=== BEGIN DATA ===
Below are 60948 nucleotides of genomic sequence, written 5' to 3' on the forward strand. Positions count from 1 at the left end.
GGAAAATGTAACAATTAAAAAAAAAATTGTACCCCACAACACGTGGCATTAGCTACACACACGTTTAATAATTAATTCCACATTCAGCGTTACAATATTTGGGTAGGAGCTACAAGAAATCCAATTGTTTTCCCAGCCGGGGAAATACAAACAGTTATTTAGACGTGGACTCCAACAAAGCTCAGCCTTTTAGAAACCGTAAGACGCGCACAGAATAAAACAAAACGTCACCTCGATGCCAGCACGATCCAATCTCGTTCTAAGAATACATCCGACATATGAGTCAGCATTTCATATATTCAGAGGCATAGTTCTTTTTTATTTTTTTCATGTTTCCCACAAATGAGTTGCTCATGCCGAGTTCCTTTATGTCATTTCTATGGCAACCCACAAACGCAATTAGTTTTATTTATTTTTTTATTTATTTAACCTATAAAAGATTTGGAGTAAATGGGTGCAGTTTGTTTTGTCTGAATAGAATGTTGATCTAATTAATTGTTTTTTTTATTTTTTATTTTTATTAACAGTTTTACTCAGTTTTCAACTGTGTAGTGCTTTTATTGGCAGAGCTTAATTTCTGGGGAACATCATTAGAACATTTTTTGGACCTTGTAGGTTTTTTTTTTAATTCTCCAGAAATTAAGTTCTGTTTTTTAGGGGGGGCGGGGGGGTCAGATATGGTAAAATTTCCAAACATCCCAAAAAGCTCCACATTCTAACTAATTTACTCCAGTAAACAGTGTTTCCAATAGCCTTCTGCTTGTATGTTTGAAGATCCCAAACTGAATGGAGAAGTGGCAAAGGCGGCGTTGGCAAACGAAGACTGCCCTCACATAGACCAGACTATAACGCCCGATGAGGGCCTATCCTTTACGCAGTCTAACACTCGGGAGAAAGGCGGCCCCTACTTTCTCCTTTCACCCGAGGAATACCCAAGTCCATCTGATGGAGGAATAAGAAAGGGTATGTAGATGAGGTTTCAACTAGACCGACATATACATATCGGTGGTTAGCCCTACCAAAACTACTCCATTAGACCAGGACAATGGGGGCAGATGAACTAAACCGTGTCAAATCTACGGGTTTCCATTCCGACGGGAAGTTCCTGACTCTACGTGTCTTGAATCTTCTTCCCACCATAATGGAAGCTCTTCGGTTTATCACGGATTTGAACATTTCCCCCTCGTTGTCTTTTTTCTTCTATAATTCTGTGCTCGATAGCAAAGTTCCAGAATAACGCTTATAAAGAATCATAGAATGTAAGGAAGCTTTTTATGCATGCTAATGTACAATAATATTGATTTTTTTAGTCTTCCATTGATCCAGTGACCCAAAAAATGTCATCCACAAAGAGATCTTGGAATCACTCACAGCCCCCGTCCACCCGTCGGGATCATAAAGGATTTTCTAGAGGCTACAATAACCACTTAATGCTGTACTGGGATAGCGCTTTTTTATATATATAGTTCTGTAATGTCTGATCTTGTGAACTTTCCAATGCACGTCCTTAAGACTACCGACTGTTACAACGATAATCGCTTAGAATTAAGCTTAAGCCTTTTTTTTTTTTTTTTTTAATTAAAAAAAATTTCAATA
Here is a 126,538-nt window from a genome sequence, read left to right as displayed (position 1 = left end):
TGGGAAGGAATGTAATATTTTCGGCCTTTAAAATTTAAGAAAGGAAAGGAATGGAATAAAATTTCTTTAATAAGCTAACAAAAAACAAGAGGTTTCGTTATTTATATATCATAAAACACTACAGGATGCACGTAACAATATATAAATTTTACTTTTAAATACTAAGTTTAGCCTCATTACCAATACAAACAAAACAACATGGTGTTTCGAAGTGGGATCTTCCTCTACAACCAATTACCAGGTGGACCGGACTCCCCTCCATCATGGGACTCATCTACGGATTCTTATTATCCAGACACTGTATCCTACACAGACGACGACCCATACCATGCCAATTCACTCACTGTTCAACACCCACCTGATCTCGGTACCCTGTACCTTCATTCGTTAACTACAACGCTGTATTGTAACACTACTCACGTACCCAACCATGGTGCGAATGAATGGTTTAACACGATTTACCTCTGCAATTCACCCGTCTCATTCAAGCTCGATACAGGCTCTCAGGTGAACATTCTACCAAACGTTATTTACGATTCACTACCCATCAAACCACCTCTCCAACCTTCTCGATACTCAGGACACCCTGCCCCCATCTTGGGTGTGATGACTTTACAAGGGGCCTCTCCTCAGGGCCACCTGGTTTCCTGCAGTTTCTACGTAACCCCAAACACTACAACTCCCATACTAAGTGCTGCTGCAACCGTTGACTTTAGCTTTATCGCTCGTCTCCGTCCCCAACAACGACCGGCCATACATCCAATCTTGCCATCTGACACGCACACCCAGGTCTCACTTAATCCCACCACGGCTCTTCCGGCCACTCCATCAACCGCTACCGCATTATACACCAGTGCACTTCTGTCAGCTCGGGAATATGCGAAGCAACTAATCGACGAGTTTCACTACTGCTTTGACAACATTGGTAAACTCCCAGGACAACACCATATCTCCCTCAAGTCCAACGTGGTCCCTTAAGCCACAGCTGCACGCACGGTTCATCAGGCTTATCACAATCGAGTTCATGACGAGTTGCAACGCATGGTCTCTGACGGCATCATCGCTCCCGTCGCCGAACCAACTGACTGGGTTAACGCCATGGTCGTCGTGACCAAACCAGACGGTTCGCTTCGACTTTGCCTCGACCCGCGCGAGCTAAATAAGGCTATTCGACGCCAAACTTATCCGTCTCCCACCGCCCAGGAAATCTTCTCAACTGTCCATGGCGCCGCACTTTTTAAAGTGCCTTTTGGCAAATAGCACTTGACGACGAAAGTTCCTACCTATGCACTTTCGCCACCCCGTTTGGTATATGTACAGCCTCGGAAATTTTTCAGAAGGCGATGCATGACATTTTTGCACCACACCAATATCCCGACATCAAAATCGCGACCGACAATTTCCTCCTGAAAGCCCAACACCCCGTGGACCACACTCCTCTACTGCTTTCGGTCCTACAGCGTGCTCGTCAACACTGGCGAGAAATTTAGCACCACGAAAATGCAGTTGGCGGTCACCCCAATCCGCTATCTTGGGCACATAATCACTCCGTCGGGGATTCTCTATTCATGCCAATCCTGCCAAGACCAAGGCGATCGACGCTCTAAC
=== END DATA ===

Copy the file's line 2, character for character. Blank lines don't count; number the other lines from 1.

GGAAAATGTAACAATTAAAAAAAAAATTGTACCCCACAACACGTGGCATTAGCTACACACACGTTTAATAATTAATTCCACATTCAGCGTTACAATATTTGGGTAGGAGCTACAAGAAATCCAATTGTTTTCCCAGCCGGGGAAATACAAACAGTTATTTAGACGTGGACTCCAACAAAGCTCAGCCTTTTAGAAACCGTAAGACGCGCACAGAATAAAACAAAACGTCACCTCGATGCCAGCACGATCCAATCTCGTTCTAAGAATACATCCGACATATGAGTCAGCATTTCATATATTCAGAGGCATAGTTCTTTTTTATTTTTTTCATGTTTCCCACAAATGAGTTGCTCATGCCGAGTTCCTTTATGTCATTTCTATGGCAACCCACAAACGCAATTAGTTTTATTTATTTTTTTATTTATTTAACCTATAAAAGATTTGGAGTAAATGGGTGCAGTTTGTTTTGTCTGAATAGAATGTTGATCTAATTAATTGTTTTTTTTATTTTTTATTTTTATTAACAGTTTTACTCAGTTTTCAACTGTGTAGTGCTTTTATTGGCAGAGCTTAATTTCTGGGGAACATCATTAGAACATTTTTTGGACCTTGTAGGTTTTTTTTTTAATTCTCCAGAAATTAAGTTCTGTTTTTTAGGGGGGGCGGGGGGGTCAGATATGGTAAAATTTCCAAACATCCCAAAAAGCTCCACATTCTAACTAATTTACTCCAGTAAACAGTGTTTCCAATAGCCTTCTGCTTGTATGTTTGAAGATCCCAAACTGAATGGAGAAGTGGCAAAGGCGGCGTTGGCAAACGAAGACTGCCCTCACATAGACCAGACTATAACGCCCGATGAGGGCCTATCCTTTACGCAGTCTAACACTCGGGAGAAAGGCGGCCCCTACTTTCTCCTTTCACCCGAGGAATACCCAAGTCCATCTGATGGAGGAATAAGAAAGGGTATGTAGATGAGGTTTCAACTAGACCGACATATACATATCGGTGGTTAGCCCTACCAAAACTACTCCATTAGACCAGGACAATGGGGGCAGATGAACTAAACCGTGTCAAATCTACGGGTTTCCATTCCGACGGGAAGTTCCTGACTCTACGTGTCTTGAATCTTCTTCCCACCATAATGGAAGCTCTTCGGTTTATCACGGATTTGAACATTTCCCCCTCGTTGTCTTTTTTCTTCTATAATTCTGTGCTCGATAGCAAAGTTCCAGAATAACGCTTATAAAGAATCATAGAATGTAAGGAAGCTTTTTATGCATGCTAATGTACAATAATATTGATTTTTTTAGTCTTCCATTGATCCAGTGACCCAAAAAATGTCATCCACAAAGAGATCTTGGAATCACTCACAGCCCCCGTCCACCCGTCGGGATCATAAAGGATTTTCTAGAGGCTACAATAACCACTTAATGCTGTACTGGGATAGCGCTTTTTTATATATATAGTTCTGTAATGTCTGATCTTGTGAACTTTCCAATGCACGTCCTTAAGACTACCGACTGTTACAACGATAATCGCTTAGAATTAAGCTTAAGCCTTTTTTTTTTTTTTTTTTAATTAAAAAAAATTTCAATA